Lloyd Jones LJ stated that the weight of the evidence supported an inference that the parties intended to alter their shares in the property. This was based on the following:

The Court of Appeal upheld the 85/15 division.

Lloyd Jones LJ also held that in principle it should be open to a court to take account of financial contributions to the maintenance of children as part of the financial history of the parties save in circumstances where it is clear that to do so would result in double liability ie. where the monies remain owing to the CSA.

In her summary of the judgment (from which this news item is derived), Elizabeth Darlington of Zenith Chambers notes that a couple of significant points arise from this case:

1) The Court of Appeal, although stating that it was not permissible to impute an intention to the parties at the first stage of deciding whether to depart from a 50/50 division, took a purposive approach when inferring from the parties' conduct that they must have intended to alter the size of their beneficial interests. The distinction between imputation and inference is, in practice, increasingly one without a difference.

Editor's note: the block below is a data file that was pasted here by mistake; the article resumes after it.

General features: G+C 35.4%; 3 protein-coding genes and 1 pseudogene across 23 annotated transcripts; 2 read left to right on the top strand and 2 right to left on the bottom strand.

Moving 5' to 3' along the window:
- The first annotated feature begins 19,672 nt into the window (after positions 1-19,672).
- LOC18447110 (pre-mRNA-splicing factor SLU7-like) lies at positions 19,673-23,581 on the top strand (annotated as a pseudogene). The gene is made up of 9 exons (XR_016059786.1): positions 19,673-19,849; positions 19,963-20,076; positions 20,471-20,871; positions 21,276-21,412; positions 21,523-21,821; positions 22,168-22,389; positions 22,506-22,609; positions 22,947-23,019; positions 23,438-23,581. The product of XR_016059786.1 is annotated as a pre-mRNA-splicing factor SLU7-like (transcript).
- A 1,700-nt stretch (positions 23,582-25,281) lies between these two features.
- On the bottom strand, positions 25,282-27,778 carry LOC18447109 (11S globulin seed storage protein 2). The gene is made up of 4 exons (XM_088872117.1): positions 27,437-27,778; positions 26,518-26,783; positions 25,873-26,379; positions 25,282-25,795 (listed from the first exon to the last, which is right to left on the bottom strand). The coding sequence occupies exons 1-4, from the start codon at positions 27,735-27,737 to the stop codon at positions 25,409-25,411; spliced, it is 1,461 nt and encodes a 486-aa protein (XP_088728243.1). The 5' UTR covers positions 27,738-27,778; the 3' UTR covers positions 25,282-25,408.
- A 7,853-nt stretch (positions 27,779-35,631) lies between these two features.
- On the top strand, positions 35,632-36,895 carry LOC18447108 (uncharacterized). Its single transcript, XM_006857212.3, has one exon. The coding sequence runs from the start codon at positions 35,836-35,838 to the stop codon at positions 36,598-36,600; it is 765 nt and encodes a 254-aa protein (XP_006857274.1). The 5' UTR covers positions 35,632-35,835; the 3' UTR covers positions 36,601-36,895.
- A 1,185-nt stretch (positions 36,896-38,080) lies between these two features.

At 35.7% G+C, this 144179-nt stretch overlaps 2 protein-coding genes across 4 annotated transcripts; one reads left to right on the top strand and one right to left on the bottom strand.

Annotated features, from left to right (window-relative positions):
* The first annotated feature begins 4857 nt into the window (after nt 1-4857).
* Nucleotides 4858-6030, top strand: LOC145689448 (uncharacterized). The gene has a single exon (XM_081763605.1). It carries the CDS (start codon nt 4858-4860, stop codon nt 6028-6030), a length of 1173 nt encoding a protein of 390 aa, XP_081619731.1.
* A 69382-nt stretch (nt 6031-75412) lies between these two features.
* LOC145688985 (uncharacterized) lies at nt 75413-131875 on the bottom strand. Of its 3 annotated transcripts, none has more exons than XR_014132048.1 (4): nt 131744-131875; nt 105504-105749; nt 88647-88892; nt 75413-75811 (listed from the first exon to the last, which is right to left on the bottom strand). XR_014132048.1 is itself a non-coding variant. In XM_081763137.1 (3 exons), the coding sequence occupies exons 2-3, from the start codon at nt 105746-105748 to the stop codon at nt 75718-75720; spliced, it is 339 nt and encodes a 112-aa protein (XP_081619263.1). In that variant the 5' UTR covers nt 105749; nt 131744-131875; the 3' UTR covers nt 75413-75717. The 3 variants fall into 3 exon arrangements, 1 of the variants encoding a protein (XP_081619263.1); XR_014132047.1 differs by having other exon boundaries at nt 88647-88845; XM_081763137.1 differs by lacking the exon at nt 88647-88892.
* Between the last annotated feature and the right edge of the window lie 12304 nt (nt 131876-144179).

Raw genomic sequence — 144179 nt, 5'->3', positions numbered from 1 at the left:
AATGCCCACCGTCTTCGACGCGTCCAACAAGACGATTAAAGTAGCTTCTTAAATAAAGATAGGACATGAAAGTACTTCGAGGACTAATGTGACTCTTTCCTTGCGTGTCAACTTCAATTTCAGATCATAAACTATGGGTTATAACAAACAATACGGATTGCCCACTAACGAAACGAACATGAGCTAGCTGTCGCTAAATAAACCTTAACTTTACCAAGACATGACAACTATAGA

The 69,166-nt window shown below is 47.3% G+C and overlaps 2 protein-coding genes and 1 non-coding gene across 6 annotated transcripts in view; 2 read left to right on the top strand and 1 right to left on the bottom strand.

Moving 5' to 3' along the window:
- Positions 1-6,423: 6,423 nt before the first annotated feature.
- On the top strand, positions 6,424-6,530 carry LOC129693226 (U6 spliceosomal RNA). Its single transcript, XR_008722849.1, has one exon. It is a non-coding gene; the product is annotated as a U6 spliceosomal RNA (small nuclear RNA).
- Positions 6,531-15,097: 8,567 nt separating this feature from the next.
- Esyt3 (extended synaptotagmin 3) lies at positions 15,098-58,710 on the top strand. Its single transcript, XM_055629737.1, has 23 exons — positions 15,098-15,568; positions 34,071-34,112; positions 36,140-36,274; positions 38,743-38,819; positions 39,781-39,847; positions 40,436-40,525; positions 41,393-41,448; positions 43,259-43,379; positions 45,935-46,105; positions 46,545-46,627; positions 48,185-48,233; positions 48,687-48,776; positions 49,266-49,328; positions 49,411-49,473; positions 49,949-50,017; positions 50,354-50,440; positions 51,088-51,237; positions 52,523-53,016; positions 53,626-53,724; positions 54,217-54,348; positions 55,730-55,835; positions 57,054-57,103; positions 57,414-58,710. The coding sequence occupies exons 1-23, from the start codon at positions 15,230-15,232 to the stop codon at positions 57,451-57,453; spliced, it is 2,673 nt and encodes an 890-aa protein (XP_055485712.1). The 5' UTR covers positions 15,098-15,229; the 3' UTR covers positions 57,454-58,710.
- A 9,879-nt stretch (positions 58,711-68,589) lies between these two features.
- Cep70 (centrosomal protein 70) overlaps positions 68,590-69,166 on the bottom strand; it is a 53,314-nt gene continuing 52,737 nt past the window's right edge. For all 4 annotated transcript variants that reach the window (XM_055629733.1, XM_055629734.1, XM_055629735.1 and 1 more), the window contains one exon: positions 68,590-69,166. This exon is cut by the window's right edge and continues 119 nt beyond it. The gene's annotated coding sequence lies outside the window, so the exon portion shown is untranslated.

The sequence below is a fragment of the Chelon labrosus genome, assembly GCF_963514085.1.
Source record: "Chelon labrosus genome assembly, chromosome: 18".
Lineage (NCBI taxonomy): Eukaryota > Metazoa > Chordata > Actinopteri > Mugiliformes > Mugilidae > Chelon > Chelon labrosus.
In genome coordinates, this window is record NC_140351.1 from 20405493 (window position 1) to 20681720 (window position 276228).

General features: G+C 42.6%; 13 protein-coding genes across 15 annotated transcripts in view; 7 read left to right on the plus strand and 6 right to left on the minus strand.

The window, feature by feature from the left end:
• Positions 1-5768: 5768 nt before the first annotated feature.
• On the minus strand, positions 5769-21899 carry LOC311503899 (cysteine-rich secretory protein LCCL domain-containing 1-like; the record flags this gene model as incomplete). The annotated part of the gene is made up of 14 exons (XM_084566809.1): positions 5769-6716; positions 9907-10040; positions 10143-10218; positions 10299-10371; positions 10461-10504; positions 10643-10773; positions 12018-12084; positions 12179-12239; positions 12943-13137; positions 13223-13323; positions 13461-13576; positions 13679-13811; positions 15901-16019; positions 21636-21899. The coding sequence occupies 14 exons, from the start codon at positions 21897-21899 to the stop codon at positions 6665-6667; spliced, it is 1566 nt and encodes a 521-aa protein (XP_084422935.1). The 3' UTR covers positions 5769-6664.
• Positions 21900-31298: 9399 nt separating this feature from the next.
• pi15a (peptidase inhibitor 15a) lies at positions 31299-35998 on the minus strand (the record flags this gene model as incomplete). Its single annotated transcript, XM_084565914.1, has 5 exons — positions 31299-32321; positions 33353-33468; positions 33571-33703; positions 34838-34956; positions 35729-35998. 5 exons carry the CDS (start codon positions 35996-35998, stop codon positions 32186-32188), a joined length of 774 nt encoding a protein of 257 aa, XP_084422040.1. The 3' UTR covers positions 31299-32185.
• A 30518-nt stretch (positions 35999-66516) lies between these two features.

2) The judgment is a further move away from the dictum of Baroness Hale in Stack v Dowden that a different common intention would only be found in a "very unusual case". This was not even referred to by the Court of Appeal and there is nothing in the facts of this case which suggest that it was "very unusual" – quite the opposite.

The judgment and summary are here.